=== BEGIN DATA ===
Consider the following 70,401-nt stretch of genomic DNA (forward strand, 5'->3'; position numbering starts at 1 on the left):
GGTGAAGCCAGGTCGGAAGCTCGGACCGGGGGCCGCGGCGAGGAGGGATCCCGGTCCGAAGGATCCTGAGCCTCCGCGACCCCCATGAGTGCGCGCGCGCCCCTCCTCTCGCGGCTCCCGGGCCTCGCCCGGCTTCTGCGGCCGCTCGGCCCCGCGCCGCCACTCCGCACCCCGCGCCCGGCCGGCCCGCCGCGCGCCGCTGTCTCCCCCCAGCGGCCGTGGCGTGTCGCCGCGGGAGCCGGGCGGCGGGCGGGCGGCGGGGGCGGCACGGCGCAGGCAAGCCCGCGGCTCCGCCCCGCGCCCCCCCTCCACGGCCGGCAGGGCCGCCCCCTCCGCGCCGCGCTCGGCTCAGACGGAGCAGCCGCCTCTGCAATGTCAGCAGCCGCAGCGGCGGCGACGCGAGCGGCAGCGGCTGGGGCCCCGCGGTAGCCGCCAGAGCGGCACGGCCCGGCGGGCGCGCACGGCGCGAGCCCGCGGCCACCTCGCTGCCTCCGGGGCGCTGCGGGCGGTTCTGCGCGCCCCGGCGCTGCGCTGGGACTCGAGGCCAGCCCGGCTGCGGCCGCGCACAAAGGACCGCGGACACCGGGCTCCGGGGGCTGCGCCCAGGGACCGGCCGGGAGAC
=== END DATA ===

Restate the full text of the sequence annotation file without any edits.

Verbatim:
Consider the following 70,401-nt stretch of genomic DNA (forward strand, 5'->3'; position numbering starts at 1 on the left):
GGTGAAGCCAGGTCGGAAGCTCGGACCGGGGGCCGCGGCGAGGAGGGATCCCGGTCCGAAGGATCCTGAGCCTCCGCGACCCCCATGAGTGCGCGCGCGCCCCTCCTCTCGCGGCTCCCGGGCCTCGCCCGGCTTCTGCGGCCGCTCGGCCCCGCGCCGCCACTCCGCACCCCGCGCCCGGCCGGCCCGCCGCGCGCCGCTGTCTCCCCCCAGCGGCCGTGGCGTGTCGCCGCGGGAGCCGGGCGGCGGGCGGGCGGCGGGGGCGGCACGGCGCAGGCAAGCCCGCGGCTCCGCCCCGCGCCCCCCCTCCACGGCCGGCAGGGCCGCCCCCTCCGCGCCGCGCTCGGCTCAGACGGAGCAGCCGCCTCTGCAATGTCAGCAGCCGCAGCGGCGGCGACGCGAGCGGCAGCGGCTGGGGCCCCGCGGTAGCCGCCAGAGCGGCACGGCCCGGCGGGCGCGCACGGCGCGAGCCCGCGGCCACCTCGCTGCCTCCGGGGCGCTGCGGGCGGTTCTGCGCGCCCCGGCGCTGCGCTGGGACTCGAGGCCAGCCCGGCTGCGGCCGCGCACAAAGGACCGCGGACACCGGGCTCCGGGGGCTGCGCCCAGGGACCGGCCGGGAGAC